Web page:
I’m completely gobsmacked. Just got a little sneak live preview of the one and only CW Stoneking (Myspace) who plays the Mighty Mighty tonight.
I advise you to fight your way to the door. Wellington’s own Slim Chants will be kicking things off from 9pm and Palmy’s howing wolf man Boss Christ will take things into the night…… but this CW Stoneking.
I think I’m in love.
Check out the Party of the Universe the Mighty is putting on for Wellington NEXT WEEK!!!!!
(click image to see larger version of the poster)
For those of you who don’t know CW Stoneking – you should. He’s never played NZ before and he’s something. Check him out on myspace.
And for the other nights, the finest in NZ bands from around the country covering a pretty diverse range of genres. There’s the Americana night kicking things off, extreme neon for the Heavy Petting electro night, followed by a total mash up of rockabilly and electronics from Bang Bang Eche, and then a Wild Trash extravaganza of Wellington’s own to top things off.
There’ll be pole dancers, limbo competitions, a vodka slide and so much more. Chose your night. Bring your friends and come and party at the Castle that Cares!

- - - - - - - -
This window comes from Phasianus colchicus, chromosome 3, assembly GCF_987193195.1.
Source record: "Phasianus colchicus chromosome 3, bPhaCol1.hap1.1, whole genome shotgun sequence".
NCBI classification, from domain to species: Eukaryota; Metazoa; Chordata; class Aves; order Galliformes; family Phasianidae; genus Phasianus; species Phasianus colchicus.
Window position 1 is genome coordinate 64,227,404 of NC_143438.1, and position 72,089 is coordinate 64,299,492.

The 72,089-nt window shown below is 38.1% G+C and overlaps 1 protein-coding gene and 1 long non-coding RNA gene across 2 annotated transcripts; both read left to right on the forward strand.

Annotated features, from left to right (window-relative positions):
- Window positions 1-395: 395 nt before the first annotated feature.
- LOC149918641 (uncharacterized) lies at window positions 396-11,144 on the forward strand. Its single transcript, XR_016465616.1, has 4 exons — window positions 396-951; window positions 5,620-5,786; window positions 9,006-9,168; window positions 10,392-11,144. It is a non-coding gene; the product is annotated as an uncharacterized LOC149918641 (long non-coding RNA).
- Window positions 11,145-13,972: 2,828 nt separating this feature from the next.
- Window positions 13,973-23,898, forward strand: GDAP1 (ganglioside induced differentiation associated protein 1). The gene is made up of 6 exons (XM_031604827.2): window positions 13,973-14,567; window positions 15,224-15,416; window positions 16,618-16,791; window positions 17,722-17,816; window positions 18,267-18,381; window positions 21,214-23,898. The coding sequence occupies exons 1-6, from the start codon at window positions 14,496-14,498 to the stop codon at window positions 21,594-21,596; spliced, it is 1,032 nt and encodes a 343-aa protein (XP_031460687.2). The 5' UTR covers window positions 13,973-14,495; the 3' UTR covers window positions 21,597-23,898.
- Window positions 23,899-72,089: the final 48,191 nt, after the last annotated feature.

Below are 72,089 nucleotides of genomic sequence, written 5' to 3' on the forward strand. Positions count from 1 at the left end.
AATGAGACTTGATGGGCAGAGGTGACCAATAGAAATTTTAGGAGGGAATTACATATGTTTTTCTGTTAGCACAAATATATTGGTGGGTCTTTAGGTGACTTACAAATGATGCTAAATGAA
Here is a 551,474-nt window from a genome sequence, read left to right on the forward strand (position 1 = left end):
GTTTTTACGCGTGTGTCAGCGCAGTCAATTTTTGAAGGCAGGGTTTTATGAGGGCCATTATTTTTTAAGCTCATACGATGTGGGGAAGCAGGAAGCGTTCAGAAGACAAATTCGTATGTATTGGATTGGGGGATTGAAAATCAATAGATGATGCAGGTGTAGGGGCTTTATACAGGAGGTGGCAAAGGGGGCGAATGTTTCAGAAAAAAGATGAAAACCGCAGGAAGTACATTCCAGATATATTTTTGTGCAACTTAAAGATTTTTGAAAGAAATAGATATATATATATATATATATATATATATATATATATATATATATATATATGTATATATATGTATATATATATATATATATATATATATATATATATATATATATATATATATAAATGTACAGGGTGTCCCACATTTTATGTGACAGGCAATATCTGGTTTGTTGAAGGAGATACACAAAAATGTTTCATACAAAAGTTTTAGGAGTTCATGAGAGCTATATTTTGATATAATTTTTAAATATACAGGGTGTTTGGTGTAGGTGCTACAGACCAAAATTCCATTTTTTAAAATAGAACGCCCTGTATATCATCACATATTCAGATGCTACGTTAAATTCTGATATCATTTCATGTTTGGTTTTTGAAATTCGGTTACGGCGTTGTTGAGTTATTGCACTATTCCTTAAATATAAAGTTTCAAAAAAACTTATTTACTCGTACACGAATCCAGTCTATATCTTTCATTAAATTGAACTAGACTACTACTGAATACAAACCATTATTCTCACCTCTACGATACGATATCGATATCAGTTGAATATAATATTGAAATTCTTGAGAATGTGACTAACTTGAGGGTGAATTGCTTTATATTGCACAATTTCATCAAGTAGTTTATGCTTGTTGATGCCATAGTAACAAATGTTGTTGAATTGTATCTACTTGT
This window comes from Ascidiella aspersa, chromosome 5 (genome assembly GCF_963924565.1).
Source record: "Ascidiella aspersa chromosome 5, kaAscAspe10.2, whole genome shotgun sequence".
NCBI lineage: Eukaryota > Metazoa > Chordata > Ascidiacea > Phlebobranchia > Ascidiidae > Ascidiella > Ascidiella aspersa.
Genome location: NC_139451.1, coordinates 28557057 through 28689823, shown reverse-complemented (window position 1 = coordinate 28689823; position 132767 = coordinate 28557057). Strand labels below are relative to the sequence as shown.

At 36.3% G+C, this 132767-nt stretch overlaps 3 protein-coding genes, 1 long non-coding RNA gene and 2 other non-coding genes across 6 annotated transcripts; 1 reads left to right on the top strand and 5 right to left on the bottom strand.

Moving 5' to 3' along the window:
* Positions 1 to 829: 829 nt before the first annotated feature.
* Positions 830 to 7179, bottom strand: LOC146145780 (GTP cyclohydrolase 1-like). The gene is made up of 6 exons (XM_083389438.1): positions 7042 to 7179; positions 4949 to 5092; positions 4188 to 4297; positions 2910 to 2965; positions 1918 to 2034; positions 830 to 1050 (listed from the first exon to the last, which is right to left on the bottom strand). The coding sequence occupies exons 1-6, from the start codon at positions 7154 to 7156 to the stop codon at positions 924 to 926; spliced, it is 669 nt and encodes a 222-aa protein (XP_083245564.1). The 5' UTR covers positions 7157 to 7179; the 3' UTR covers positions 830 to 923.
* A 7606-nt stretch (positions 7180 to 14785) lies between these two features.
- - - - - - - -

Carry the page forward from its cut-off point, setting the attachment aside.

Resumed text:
For those of you who’ve never heard of Nanook, Thursday night’s screening at the Film Archive is unmissable.
Widely considered the first feature length documentary ever made (shot in 1922) it’s an exceptional account of Inuit life on the ice.
Using traditional methods (including killing large fish by biting the back of their heads/necks? whatever you call that bit at the top) and hanging out with his “wives” in the harshest of climes, this snapshot of Nanook’s life is even more poignant as he died two years later, lost in a snow storm.
The film later went on to be discredited for “setting-up” traditional hunting methods, raising interesting questions which fit perfectly with the current mediagallery exhibition by Wellington artist Sarah Jane Parton.
She’ll be performing a response to the film live with the musical back up of Henderson/Beban/Crewdson
THIS THURSDAY, 7PM, AT THE FILM ARCHIVE
TICKETS $8 / $6
It’s a grand thing to be in Wellington for the long weekend cos SPAM INC is bringing the best of the country’s dirtiest rock and roll to Capital City tomorrow night.
The Hories (AK), Boss Christ (Palmy) and The Grand Saloon (Banks Peninsula) all at the Mighty for a meagre five bucks.